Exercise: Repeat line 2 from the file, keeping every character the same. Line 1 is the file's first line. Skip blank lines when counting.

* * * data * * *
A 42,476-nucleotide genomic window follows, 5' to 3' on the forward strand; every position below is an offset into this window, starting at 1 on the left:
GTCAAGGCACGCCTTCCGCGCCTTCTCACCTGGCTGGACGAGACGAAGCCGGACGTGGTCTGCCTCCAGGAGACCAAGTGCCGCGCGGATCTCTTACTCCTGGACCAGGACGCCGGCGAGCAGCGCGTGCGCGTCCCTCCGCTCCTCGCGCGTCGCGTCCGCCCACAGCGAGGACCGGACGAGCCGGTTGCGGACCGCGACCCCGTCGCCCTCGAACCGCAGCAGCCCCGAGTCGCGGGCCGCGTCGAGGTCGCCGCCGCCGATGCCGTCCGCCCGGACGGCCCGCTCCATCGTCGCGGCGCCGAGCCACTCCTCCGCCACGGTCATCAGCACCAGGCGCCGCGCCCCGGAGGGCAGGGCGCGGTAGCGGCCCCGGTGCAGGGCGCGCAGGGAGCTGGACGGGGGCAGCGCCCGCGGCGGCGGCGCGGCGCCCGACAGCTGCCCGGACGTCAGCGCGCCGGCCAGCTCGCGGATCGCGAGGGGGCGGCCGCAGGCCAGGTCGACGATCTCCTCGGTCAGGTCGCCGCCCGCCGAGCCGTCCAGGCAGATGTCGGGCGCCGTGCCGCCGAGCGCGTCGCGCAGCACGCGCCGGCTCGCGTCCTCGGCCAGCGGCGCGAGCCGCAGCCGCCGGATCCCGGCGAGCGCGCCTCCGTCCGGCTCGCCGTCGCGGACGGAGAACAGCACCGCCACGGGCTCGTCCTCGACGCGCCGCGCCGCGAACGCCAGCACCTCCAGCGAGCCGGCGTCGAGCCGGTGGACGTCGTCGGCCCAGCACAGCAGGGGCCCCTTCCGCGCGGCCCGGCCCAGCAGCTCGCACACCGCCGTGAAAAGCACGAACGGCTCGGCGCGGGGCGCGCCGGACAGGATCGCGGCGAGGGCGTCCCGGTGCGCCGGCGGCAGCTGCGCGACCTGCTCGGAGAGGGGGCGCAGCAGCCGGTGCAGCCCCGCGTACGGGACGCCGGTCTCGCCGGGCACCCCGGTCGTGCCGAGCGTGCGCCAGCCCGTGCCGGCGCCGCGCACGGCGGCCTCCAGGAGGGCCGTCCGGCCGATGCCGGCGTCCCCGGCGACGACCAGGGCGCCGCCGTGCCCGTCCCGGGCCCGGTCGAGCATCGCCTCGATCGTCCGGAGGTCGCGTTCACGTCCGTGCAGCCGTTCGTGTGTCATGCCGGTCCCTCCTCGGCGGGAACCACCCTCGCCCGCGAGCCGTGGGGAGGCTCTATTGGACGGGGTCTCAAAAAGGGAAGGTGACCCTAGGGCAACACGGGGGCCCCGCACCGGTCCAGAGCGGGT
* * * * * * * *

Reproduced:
GTCAAGGCACGCCTTCCGCGCCTTCTCACCTGGCTGGACGAGACGAAGCCGGACGTGGTCTGCCTCCAGGAGACCAAGTGCCGCGCGGATCTCTTACTCCTGGACCAGGACGCCGGCGAGCAGCGCGTGCGCGTCCCTCCGCTCCTCGCGCGTCGCGTCCGCCCACAGCGAGGACCGGACGAGCCGGTTGCGGACCGCGACCCCGTCGCCCTCGAACCGCAGCAGCCCCGAGTCGCGGGCCGCGTCGAGGTCGCCGCCGCCGATGCCGTCCGCCCGGACGGCCCGCTCCATCGTCGCGGCGCCGAGCCACTCCTCCGCCACGGTCATCAGCACCAGGCGCCGCGCCCCGGAGGGCAGGGCGCGGTAGCGGCCCCGGTGCAGGGCGCGCAGGGAGCTGGACGGGGGCAGCGCCCGCGGCGGCGGCGCGGCGCCCGACAGCTGCCCGGACGTCAGCGCGCCGGCCAGCTCGCGGATCGCGAGGGGGCGGCCGCAGGCCAGGTCGACGATCTCCTCGGTCAGGTCGCCGCCCGCCGAGCCGTCCAGGCAGATGTCGGGCGCCGTGCCGCCGAGCGCGTCGCGCAGCACGCGCCGGCTCGCGTCCTCGGCCAGCGGCGCGAGCCGCAGCCGCCGGATCCCGGCGAGCGCGCCTCCGTCCGGCTCGCCGTCGCGGACGGAGAACAGCACCGCCACGGGCTCGTCCTCGACGCGCCGCGCCGCGAACGCCAGCACCTCCAGCGAGCCGGCGTCGAGCCGGTGGACGTCGTCGGCCCAGCACAGCAGGGGCCCCTTCCGCGCGGCCCGGCCCAGCAGCTCGCACACCGCCGTGAAAAGCACGAACGGCTCGGCGCGGGGCGCGCCGGACAGGATCGCGGCGAGGGCGTCCCGGTGCGCCGGCGGCAGCTGCGCGACCTGCTCGGAGAGGGGGCGCAGCAGCCGGTGCAGCCCCGCGTACGGGACGCCGGTCTCGCCGGGCACCCCGGTCGTGCCGAGCGTGCGCCAGCCCGTGCCGGCGCCGCGCACGGCGGCCTCCAGGAGGGCCGTCCGGCCGATGCCGGCGTCCCCGGCGACGACCAGGGCGCCGCCGTGCCCGTCCCGGGCCCGGTCGAGCATCGCCTCGATCGTCCGGAGGTCGCGTTCACGTCCGTGCAGCCGTTCGTGTGTCATGCCGGTCCCTCCTCGGCGGGAACCACCCTCGCCCGCGAGCCGTGGGGAGGCTCTATTGGACGGGGTCTCAAAAAGGGAAGGTGACCCTAGGGCAACACGGGGGCCCCGCACCGGTCCAGAGCGGGT